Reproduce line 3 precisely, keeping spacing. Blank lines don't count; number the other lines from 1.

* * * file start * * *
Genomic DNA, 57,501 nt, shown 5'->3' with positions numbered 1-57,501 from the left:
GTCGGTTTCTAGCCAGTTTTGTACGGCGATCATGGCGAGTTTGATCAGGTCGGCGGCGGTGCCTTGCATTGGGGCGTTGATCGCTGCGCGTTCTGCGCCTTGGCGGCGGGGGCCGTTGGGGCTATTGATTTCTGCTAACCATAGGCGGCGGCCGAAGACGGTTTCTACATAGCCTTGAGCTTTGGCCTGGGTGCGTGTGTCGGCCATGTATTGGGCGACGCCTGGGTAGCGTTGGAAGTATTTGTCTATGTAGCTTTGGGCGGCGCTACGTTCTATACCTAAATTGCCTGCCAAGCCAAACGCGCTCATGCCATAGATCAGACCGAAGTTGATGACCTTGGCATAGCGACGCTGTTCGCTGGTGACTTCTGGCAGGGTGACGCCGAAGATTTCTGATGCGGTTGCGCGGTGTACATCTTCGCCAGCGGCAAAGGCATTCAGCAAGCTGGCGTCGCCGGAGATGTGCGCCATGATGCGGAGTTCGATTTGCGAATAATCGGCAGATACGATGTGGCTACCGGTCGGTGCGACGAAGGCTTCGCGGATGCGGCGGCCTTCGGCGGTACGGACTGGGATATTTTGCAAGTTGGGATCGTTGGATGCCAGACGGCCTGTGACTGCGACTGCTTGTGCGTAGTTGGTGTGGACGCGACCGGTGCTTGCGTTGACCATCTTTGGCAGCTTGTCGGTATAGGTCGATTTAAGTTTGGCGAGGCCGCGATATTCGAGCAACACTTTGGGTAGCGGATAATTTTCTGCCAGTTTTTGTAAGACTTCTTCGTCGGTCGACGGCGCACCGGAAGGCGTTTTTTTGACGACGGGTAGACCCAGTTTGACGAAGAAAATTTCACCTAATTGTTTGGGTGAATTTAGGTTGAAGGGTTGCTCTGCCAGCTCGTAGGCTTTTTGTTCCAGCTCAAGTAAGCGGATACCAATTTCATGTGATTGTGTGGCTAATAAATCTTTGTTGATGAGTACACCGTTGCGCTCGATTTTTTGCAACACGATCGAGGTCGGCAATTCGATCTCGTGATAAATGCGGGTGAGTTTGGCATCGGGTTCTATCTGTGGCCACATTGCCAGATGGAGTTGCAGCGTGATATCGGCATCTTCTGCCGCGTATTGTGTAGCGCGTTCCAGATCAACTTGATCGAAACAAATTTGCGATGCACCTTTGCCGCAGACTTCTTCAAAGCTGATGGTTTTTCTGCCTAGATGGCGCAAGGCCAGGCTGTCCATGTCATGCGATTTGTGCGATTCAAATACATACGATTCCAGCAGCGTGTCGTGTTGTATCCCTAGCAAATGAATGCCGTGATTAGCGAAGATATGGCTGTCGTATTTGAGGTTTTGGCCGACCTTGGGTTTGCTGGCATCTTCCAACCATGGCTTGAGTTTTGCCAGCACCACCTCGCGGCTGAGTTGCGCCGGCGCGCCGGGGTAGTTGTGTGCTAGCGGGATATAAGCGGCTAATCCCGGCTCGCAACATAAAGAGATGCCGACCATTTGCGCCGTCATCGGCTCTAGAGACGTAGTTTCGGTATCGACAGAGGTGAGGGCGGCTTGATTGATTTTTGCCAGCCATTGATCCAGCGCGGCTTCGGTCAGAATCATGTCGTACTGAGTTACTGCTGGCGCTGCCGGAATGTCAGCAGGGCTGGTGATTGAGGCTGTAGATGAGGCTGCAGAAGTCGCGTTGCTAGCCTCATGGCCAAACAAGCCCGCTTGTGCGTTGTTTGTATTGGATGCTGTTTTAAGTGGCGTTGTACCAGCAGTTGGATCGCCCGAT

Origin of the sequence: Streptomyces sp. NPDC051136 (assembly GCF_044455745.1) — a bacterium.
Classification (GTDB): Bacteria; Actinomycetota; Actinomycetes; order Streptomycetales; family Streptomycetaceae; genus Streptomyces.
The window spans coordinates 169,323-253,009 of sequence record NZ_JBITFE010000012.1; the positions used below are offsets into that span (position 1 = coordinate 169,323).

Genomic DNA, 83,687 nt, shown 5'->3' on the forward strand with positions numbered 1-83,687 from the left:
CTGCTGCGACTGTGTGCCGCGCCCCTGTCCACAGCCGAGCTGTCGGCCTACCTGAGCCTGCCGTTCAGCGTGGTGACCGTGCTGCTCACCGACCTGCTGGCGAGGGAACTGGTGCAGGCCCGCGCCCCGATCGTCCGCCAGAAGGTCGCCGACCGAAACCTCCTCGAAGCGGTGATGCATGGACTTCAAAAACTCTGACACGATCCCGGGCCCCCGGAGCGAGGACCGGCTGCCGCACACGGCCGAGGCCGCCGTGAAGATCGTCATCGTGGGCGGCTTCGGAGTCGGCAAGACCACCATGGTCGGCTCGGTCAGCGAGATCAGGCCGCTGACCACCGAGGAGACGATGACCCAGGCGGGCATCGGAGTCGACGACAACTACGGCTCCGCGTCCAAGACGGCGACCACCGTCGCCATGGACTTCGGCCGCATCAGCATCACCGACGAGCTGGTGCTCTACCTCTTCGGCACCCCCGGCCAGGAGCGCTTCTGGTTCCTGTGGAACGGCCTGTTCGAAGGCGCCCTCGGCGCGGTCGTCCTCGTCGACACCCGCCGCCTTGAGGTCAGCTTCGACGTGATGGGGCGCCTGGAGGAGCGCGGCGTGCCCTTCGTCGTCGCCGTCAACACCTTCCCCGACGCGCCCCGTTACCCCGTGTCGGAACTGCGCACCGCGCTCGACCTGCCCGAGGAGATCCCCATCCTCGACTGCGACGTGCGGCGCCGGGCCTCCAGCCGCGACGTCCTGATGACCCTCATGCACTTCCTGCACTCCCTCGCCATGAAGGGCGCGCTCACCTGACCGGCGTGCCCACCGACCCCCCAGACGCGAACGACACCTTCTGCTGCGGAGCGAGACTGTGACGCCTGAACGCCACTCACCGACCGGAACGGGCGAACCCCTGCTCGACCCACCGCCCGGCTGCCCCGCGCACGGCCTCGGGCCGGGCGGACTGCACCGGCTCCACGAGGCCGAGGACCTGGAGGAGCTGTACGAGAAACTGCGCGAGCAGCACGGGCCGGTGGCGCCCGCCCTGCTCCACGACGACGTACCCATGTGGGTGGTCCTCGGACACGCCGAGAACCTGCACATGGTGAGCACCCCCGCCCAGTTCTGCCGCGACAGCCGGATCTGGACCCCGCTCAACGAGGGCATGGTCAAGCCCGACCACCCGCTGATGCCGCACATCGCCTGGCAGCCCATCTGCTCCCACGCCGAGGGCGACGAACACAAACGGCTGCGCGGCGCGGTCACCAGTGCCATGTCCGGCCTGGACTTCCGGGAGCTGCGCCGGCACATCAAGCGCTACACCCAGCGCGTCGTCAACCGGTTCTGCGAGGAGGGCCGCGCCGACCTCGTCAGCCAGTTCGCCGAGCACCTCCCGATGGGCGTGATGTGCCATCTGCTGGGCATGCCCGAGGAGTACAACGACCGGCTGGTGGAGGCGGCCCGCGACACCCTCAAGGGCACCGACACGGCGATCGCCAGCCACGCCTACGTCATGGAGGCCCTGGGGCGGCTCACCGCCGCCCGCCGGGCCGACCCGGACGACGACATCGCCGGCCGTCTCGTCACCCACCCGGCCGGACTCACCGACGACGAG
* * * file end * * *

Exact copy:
Origin of the sequence: Streptomyces sp. NPDC051136 (assembly GCF_044455745.1) — a bacterium.